If, as can be seen from above, pretty much any debilitating emotional or physical state renders giving a fatwa a no no, what about the state where a mufti is under relentless socio-political and psychological pressures to get Islam to conform to the essentially atheistic, liberal landscape? Or the case where a mufti’s mind and moods of the heart have already been significantly colonised by the attitudes of the dominant [Western] monoculture? How will that affect the quality, integrity and correctness of the fatwa? To think this does not already happen is to live in a cocooned or naive state. How else can one explain why proposed maqasid-based reforms to the shari‘ah so often seem to be of Western inspiration. ‘The public interest (maslahah, maqsad),’ says Shaykh Abdal Hakim Murad, ‘always turns out to take the form of what is intelligible and desirable to those outside Islam.’29

For the above reasons and more, scholars, perhaps more than ever before, need to be spiritually rooted. The temptations that are touted before them, or the convincers to compromise aspects of the faith and its scholastic teachings, are perhaps greater now than they’ve ever been. Fitnahs so easily throw intellects off balance, and sullying the intentions of a single scholar is more beloved to Iblis than causing a thousand feet of the general Muslim public to stumble. For such reasons our fiqh needs to be deepened and made much wiser; reading and intellectualisation need to be both broadened and sharpened; an atmosphere needs to be cultivated of being less judgemental and more judicious; hostility to sins needn’t be carried over to sinners; and the ego’s pretensions need to be reigned in and conditioned by humility and spiritual poverty (faqr). If we’re not spiritually-anchored, there’s a huge danger of being cast adrift in the tumultuous socio-political storms of the age.

As scholars try to remain alert against the fitnah of governments domesticating them; as they train themselves to deliberate not just on quick-fix fatwas or short term goals, but the longer-term vision too; and as they deepen the virtue of zuhd in their personal lives (the Prophet ﷺ stated: ‘What is little but suffices is better than what is plentiful but distracts’30), let them not loose sight of the following:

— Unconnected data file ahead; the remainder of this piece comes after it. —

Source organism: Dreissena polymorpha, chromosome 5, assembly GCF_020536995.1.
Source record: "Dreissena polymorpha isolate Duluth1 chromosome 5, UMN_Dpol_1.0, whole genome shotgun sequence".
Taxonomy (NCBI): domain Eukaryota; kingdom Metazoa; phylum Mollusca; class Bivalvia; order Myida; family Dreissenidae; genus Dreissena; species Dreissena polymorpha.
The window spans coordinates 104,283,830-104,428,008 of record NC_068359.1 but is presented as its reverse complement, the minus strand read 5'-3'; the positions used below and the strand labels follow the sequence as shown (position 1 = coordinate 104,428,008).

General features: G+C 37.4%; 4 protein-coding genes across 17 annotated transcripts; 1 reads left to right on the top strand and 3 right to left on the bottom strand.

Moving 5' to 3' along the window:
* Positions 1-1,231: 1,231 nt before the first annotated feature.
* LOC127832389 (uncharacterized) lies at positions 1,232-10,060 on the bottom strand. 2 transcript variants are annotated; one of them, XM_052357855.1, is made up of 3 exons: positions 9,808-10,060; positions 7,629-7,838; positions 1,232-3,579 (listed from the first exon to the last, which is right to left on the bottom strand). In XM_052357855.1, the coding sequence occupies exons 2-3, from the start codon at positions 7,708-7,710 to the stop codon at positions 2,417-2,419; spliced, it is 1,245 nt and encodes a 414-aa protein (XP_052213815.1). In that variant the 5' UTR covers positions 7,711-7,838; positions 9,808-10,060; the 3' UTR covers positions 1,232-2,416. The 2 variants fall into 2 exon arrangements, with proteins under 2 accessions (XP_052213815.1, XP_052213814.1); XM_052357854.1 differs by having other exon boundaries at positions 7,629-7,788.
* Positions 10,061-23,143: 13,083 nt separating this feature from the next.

Where the Makkan Quraysh failed to see the disconnect between them and the pure message of Abrahamic monotheism and ethics; and failed to heed the discontent and exploitation of the masses by a powerful, wealthy elite, the Prophet ﷺ saw it, felt it, and Allah caused him to give voice to it. The fact that: ‘The scholars are the inheritors of the prophets,’31 as one hadith says, should cause them to follow suite in seeking to heal the disconnect and the discontent; in whatever community, and in whatever age or place.

To wrap-up: The Prophet ﷺ cautioned: ‘Fitnahs will be presented to hearts, just as a reed mat is woven stick by stick; and any heart that absorbs it, will have a black mark in it.’32 In order to guard our hearts from soaking up the poison of these fitnahs, the following should go some way, bi’idhni’Llah, in being inoculated against them: [1] gain sound Islamic knowledge of what shape or form fitnah can assail us; [2] shore-up our conviction in Islam’s revealed truths; [3] solicit abundant forgiveness for our sins and; [4] make copious du‘a that Allah shields us from fitnah, or grants us the patience and fortitude to bear it.

Of course, fitnahs are never sought after, or welcomed. Yet when they do come, even if they be in the form of political shake-ups, they can actually be blessings in disguise. For they can jolt us out of a false sense of security; reawaken in us a believer’s sense of sacred destiny; and bring home to us our need of Allah’s help and mercy, for both our worldly and spiritual prosperity.

Do people imagine that they will be left alone because they say: ‘We believe,’
and [that they] will not be tried? We tried those who came